AUA 2018: Oophorectomy at Time of Radical Cystectomy: Re-evaluating the Definition of Radical Cystectomy in Women

San Francisco, CA (UroToday.com) The classical teaching of performing a radical cystectomy for female patients is removal of the ovaries, uterus and anterior vaginal wall. This is also supported by the current American Urologic Association guidelines for muscle invasive bladder cancer (MIBC), presumably to mitigate the risk of concurrent or future ovarian cancer [1]. Recent data on oophorectomy has suggested an increased risk of all-cause mortality, cardiovascular disease, and osteoporosis in both premenopausal and postmenopausal women, in addition to the increased risk of cognitive impairment and diminished sexual function in premenopausal women. A recently published survey of Society of Urologic Oncology members found that 75% had performed an ovarian-sparing radical cystectomy, and that 14% were aware that salpingectomy alone reduces the risk of ovarian cancer [2].

AUA 2018: Radical Cystectomy Provides Improved Survival Outcomes and Decreased Costs Compared with Trimodal Therapy for Patients Diagnosed with Localized Muscle-Invasive Bladder Cancer

San Francisco, CA USA (UroToday.com) Based on the inherent morbidity and legitimate risk of 90-day mortality among patients undergoing radical cystectomy, there has been a recent interest in other “non-invasive”, bladder-sparing modalities for treating muscle invasive bladder cancer (MIBC). Specifically, there have been several studies assessing outcome of trimodal therapy, with generally comparable results to patients undergoing radical cystectomy among institutional and population-level analyses.

AUA 2018: Comprehensive Characterization of Returns to the Operating Room following Radical Cystectomy

San Francisco, CA (UroToday.com) As part of the American College of Surgeons National Surgical Quality Improvement Program, several metrics are measured for improving patient safety and quality of care [1]. One important metric for major abdominal surgery is an “unplanned return to the operating room” within 30 days of the original procedure. Certainly, radical cystectomy fits this criterion and is an inherently morbid procedure, however there is a paucity of data assessing predictors of unplanned returns to the operating room. As such, the group from the Mayo Clinic lead by Dr. Lyon presented their institutional results assessing predictors of return to the operating room following radical cystectomy at the invasive bladder cancer session at the 2018 AUA.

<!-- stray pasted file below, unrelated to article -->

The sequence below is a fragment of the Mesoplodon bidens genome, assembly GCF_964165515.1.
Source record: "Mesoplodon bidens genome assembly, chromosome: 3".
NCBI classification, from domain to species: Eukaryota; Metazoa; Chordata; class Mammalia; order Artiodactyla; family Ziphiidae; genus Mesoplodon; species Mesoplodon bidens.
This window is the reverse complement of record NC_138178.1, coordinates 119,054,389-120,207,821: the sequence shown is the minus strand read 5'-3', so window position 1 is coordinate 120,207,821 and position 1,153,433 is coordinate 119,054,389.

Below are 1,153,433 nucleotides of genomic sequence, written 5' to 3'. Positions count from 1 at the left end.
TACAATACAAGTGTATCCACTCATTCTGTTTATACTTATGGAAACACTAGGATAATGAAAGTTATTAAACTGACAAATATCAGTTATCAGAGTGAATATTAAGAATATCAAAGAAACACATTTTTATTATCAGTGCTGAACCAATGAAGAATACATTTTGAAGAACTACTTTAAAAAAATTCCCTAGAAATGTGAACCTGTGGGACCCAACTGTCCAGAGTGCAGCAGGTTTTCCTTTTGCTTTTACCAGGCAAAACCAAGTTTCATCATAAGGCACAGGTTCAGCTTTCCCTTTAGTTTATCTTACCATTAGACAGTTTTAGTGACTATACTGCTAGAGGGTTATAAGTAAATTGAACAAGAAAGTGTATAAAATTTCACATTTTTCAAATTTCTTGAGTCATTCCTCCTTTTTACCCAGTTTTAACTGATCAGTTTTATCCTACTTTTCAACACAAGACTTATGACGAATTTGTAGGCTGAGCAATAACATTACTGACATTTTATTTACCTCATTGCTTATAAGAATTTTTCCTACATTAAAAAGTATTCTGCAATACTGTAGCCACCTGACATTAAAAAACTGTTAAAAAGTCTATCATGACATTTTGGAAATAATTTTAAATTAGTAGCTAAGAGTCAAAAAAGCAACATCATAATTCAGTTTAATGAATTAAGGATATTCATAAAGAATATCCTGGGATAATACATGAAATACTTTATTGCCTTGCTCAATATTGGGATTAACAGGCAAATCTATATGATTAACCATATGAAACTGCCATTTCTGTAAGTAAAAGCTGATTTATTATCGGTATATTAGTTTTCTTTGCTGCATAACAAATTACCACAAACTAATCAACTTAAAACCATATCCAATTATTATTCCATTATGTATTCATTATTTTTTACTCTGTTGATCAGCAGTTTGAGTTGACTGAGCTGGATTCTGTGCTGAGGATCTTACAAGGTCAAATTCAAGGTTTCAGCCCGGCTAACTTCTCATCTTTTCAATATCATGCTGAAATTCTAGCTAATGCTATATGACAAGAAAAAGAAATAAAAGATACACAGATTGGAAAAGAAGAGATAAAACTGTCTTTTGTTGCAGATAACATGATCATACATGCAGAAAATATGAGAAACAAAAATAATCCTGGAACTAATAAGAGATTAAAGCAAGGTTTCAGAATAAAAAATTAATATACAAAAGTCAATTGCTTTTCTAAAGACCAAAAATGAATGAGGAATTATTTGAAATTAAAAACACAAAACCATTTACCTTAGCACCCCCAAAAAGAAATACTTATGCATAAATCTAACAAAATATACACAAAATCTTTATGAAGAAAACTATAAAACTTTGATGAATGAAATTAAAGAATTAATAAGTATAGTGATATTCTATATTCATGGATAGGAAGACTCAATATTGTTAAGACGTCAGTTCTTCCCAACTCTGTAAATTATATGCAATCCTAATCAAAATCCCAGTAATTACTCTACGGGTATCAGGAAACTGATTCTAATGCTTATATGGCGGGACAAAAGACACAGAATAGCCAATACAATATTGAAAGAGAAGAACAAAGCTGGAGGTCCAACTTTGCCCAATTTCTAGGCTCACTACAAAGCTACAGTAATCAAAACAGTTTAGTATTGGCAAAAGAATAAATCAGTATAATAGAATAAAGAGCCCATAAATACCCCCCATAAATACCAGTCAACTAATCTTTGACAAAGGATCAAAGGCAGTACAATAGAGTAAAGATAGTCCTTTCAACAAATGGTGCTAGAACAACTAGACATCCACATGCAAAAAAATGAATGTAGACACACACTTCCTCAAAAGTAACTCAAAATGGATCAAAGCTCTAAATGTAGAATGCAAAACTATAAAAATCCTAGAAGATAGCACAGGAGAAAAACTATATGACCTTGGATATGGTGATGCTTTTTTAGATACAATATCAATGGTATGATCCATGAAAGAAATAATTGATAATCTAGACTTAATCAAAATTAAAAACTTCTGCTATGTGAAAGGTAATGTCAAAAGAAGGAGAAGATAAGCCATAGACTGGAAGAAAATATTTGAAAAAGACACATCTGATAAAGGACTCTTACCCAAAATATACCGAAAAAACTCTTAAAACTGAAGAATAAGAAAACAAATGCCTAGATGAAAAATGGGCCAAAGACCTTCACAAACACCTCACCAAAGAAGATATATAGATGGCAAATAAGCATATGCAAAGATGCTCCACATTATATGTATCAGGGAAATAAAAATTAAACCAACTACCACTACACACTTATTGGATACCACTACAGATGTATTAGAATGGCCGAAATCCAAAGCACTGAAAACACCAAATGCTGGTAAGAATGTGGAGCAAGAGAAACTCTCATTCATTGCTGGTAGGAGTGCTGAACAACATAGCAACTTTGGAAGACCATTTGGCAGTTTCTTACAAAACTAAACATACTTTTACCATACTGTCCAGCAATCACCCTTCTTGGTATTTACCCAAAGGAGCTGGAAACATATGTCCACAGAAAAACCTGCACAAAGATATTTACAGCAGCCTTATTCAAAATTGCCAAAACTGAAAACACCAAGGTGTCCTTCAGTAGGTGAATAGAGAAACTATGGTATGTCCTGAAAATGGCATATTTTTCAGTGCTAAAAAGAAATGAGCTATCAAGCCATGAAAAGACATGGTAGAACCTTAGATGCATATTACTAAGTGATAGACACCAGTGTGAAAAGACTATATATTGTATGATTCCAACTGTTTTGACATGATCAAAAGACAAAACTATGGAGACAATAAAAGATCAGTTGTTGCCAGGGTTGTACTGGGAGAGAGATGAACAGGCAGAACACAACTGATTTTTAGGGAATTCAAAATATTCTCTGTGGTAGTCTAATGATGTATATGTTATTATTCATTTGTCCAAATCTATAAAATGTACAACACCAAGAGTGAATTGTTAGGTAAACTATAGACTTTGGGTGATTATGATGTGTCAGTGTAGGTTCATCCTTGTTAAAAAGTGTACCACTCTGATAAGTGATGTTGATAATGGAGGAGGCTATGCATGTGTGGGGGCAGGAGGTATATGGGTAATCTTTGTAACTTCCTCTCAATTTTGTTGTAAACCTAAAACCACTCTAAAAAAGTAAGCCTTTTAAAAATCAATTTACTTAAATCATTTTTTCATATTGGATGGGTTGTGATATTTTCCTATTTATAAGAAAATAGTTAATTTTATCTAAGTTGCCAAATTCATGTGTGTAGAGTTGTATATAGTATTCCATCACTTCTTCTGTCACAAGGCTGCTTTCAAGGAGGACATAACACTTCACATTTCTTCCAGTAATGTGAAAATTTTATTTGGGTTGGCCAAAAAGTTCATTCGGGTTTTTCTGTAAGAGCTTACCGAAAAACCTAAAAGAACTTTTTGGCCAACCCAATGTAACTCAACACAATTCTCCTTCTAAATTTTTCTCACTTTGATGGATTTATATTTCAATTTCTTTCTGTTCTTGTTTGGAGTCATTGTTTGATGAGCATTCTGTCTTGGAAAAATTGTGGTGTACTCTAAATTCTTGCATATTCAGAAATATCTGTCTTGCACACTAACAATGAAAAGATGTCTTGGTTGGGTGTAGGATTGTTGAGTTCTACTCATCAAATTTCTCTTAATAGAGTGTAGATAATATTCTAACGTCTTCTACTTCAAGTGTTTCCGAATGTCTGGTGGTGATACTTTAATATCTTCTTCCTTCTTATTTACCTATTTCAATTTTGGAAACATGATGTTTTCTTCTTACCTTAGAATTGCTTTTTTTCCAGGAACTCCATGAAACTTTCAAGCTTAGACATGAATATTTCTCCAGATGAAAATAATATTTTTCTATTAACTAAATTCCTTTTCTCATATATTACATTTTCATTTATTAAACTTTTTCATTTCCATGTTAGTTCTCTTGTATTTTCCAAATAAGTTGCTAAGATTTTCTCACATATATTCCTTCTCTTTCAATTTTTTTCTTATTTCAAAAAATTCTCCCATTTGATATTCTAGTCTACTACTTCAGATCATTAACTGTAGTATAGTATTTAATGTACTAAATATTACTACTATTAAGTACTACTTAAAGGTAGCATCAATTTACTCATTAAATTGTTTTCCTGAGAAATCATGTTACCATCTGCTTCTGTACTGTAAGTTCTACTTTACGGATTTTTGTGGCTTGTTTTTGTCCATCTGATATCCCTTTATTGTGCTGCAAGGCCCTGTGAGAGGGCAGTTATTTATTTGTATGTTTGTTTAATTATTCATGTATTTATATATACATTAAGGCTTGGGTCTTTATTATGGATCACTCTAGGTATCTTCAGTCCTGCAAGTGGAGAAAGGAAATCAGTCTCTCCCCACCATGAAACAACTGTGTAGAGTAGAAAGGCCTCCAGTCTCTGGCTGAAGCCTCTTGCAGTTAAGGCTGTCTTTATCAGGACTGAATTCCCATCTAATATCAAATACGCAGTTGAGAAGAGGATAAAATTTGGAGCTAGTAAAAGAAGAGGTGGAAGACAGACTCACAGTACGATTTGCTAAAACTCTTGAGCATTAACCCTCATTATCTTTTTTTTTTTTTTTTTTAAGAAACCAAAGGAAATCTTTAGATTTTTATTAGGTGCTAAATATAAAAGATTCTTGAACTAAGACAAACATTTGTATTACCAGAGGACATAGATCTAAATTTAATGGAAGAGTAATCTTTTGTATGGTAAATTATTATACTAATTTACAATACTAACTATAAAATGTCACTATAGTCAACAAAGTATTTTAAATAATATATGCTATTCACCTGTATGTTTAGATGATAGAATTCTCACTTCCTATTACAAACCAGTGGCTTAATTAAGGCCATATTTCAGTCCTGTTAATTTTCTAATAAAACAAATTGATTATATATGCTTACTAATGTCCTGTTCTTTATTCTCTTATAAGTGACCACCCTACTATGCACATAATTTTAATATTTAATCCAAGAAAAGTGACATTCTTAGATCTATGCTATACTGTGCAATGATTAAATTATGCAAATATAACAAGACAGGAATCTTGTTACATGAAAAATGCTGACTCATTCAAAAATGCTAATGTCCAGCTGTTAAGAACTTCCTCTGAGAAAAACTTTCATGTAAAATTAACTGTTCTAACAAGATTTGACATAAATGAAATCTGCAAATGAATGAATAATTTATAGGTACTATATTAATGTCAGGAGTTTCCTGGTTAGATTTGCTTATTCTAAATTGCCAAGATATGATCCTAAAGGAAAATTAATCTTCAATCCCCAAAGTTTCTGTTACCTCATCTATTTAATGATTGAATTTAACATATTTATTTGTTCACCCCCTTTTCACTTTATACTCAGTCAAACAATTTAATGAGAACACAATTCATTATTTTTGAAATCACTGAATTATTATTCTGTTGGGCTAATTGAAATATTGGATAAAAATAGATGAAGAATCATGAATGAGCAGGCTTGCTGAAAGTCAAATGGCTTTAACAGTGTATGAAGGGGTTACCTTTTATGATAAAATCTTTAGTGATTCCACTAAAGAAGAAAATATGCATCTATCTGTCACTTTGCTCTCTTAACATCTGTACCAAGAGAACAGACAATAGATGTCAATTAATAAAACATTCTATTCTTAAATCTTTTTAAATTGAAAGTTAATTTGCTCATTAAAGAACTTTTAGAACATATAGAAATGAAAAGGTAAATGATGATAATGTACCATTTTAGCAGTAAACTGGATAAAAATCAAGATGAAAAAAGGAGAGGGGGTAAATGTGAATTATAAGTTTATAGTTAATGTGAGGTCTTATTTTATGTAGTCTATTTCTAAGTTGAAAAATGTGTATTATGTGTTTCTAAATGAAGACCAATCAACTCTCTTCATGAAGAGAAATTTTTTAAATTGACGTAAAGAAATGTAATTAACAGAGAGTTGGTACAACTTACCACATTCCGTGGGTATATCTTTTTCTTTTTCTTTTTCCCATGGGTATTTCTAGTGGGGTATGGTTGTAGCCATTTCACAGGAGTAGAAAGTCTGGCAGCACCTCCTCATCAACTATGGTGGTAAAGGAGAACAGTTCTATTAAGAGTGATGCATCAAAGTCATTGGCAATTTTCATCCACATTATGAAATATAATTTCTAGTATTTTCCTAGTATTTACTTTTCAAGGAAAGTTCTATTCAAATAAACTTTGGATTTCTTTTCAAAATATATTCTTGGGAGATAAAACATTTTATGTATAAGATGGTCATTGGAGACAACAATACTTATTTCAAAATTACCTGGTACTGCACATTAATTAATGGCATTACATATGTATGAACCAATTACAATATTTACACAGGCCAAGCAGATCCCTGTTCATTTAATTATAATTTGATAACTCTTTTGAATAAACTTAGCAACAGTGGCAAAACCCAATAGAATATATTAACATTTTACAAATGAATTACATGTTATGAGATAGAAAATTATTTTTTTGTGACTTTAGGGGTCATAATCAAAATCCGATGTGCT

AUA 2018: Impact of Post-Treatment Psychiatric Illness on Survival Outcomes Following Treatment for Patients with Muscle-Invasive Bladder Cancer

San Francisco, CA (UroToday.com) For people with new cancer diagnoses, initial psychological stress can be related to several factors including medical, patient-related, societal, and cultural factors [1]. Over 30 years ago, the Psychological Collaborative Oncology Group found that 53% of adult patients with cancer adjusted normally to the crisis of illness, however the remainder of patients met diagnostic criteria for a psychiatric disorder, most commonly adjustment disorder with depressed and/or anxious mood [2]. More contemporary studies suggest that major depression, delirium, adjustment disorder and anxiety disorders are prevalent in 10-34% of cancer patients. 

AUA 2018: Perioperative Blood Transfusion is Not an Independent Predictor of Survival After Radical Cystectomy

San Francisco, CA USA (UroToday.com) Patients with bladder cancer undergoing radical cystectomy are an inherently comorbid population. Additionally, many will suffer from preoperative anemia secondary to several factors including neoadjuvant chemotherapy, disease burden, etc. Prior studies have suggested reducing perioperative transfusion among patients undergoing radical cystectomy secondary to an association of blood transfusion and inferior survival outcomes [1].

AUA 2018: The Impact of Agent Orange Exposure on Bladder Cancer

San Francisco, CA (UroToday.com) Agent Orange is a mixture of herbicides that were used during the Vietnam War to clear forest coverage that concealed opposition forces. Although early studies suggested that Agent Orange increases the risk of prostate cancer [1], more contemporary studies suggest that a correlation between Agent Orange exposure and risk of prostate cancer is not as concrete [2].  Less studied, is the potential impact of Agent Orange exposure and increased risk of bladder cancer.

AUA 2018: Tumor Board - Bladder Cancer: Treatment Algorithms for Localized Bladder Cancer

San Francisco, CA USA (UroToday.com) Dr. Eila Skinner hosted a panel of bladder cancer experts to discuss management of both index and complex cases that are often encountered in clinical practice. The discussion highlights our current understanding of optimal treatment algorithms. Each panelists thoughts and views are briefly summarized below for each of the presented cases.
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